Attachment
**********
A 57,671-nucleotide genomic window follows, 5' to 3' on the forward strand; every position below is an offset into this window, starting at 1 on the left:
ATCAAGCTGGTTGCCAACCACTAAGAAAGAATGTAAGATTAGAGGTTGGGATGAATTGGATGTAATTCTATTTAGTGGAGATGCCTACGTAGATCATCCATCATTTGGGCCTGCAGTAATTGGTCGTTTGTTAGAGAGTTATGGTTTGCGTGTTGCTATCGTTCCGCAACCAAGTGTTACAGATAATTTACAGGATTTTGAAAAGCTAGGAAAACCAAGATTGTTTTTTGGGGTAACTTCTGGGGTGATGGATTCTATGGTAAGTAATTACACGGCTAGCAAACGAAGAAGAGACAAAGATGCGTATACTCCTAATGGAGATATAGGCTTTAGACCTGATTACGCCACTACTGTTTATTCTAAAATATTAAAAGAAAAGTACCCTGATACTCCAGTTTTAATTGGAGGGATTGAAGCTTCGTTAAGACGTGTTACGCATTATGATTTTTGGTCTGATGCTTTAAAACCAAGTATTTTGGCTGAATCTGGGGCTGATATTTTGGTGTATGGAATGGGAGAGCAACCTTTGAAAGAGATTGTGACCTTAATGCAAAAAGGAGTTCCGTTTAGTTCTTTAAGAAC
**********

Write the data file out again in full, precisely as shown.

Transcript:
A 57,671-nucleotide genomic window follows, 5' to 3' on the forward strand; every position below is an offset into this window, starting at 1 on the left:
ATCAAGCTGGTTGCCAACCACTAAGAAAGAATGTAAGATTAGAGGTTGGGATGAATTGGATGTAATTCTATTTAGTGGAGATGCCTACGTAGATCATCCATCATTTGGGCCTGCAGTAATTGGTCGTTTGTTAGAGAGTTATGGTTTGCGTGTTGCTATCGTTCCGCAACCAAGTGTTACAGATAATTTACAGGATTTTGAAAAGCTAGGAAAACCAAGATTGTTTTTTGGGGTAACTTCTGGGGTGATGGATTCTATGGTAAGTAATTACACGGCTAGCAAACGAAGAAGAGACAAAGATGCGTATACTCCTAATGGAGATATAGGCTTTAGACCTGATTACGCCACTACTGTTTATTCTAAAATATTAAAAGAAAAGTACCCTGATACTCCAGTTTTAATTGGAGGGATTGAAGCTTCGTTAAGACGTGTTACGCATTATGATTTTTGGTCTGATGCTTTAAAACCAAGTATTTTGGCTGAATCTGGGGCTGATATTTTGGTGTATGGAATGGGAGAGCAACCTTTGAAAGAGATTGTGACCTTAATGCAAAAAGGAGTTCCGTTTAGTTCTTTAAGAAC